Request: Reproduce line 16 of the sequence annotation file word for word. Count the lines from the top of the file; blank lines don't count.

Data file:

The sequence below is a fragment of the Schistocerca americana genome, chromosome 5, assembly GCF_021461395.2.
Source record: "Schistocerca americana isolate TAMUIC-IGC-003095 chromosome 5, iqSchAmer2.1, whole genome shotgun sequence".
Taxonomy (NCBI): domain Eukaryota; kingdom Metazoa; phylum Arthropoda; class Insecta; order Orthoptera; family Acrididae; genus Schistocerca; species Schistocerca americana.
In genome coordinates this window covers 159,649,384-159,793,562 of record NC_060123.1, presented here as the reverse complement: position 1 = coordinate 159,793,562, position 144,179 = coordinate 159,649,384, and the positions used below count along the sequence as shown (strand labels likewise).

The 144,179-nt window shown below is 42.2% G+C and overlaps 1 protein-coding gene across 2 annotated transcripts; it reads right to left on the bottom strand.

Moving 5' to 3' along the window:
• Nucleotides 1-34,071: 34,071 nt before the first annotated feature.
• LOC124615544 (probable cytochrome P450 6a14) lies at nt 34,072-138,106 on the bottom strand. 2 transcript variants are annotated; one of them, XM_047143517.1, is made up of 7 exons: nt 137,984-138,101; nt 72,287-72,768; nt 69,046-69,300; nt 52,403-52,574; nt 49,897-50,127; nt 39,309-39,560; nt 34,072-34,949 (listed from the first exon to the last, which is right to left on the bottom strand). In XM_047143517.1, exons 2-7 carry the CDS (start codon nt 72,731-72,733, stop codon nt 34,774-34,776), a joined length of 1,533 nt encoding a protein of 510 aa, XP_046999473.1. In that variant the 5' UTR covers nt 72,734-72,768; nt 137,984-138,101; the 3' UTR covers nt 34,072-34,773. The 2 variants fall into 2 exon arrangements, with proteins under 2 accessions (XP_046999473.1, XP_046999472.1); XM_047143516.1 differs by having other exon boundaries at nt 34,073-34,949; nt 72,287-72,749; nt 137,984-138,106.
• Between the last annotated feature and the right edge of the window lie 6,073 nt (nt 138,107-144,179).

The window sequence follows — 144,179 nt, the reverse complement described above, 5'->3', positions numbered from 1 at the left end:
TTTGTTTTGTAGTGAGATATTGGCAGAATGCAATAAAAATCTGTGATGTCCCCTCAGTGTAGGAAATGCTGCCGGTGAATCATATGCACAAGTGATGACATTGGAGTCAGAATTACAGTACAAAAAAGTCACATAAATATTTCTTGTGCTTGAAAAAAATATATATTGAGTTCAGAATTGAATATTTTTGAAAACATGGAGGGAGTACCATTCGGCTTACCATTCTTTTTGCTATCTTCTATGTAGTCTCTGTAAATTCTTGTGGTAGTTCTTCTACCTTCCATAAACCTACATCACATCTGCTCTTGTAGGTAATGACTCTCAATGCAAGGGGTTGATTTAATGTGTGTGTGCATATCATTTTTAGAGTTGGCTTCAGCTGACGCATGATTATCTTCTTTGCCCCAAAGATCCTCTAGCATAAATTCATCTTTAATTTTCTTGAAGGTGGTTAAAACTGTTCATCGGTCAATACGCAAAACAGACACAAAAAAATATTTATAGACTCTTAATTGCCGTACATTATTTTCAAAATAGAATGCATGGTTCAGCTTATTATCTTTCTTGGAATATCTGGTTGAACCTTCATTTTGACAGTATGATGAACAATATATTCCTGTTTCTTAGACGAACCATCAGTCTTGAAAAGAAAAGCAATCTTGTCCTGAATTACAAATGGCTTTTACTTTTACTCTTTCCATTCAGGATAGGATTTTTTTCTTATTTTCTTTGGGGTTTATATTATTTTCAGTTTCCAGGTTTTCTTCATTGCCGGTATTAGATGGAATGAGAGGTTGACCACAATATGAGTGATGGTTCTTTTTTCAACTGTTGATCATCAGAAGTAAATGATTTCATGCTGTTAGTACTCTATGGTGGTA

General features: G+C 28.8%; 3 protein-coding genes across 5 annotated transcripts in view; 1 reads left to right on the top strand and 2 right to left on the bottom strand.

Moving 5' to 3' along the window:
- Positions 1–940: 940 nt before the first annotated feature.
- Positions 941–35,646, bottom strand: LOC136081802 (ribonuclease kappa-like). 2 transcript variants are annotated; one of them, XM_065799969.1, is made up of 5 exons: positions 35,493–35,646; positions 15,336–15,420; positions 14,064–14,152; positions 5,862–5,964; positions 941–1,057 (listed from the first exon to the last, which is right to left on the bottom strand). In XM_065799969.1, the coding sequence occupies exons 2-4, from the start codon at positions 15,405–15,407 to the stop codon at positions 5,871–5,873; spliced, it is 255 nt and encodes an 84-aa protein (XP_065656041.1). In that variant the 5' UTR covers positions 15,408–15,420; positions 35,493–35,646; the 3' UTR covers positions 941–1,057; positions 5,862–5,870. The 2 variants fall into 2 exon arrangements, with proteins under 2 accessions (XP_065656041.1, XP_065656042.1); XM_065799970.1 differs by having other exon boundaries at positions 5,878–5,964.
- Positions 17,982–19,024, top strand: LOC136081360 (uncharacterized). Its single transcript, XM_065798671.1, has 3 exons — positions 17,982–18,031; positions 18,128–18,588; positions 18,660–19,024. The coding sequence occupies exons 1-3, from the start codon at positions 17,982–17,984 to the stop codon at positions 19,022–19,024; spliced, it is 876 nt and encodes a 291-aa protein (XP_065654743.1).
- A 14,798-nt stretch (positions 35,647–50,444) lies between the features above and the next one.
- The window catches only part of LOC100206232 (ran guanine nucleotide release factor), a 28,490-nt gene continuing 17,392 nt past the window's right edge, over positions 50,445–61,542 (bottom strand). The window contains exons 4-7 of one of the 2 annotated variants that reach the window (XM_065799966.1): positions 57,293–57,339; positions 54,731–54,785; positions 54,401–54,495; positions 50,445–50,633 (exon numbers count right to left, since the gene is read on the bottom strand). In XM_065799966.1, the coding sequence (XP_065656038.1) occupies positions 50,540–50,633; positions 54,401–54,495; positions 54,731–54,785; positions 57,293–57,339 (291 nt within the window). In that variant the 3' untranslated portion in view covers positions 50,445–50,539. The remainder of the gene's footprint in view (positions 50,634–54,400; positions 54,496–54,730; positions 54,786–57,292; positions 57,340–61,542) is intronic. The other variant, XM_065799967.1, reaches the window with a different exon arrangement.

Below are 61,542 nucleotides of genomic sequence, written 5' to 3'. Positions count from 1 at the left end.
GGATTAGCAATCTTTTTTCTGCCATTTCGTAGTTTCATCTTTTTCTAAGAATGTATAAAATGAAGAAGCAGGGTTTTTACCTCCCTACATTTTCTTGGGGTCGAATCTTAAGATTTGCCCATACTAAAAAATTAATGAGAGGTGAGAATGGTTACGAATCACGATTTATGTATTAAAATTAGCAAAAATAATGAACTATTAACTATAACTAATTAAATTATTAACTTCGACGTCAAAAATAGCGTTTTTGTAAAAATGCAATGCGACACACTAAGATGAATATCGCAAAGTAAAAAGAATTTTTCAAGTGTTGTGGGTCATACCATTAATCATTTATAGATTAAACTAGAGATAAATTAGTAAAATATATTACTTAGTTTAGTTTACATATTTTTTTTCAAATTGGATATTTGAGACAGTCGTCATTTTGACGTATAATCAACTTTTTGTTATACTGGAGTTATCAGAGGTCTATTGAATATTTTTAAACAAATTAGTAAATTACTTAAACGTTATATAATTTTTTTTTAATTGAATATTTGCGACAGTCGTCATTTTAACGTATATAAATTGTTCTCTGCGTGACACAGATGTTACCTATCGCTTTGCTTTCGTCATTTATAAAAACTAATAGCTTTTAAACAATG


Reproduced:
- Positions 17,982–19,024, top strand: LOC136081360 (uncharacterized). Its single transcript, XM_065798671.1, has 3 exons — positions 17,982–18,031; positions 18,128–18,588; positions 18,660–19,024. The coding sequence occupies exons 1-3, from the start codon at positions 17,982–17,984 to the stop codon at positions 19,022–19,024; spliced, it is 876 nt and encodes a 291-aa protein (XP_065654743.1).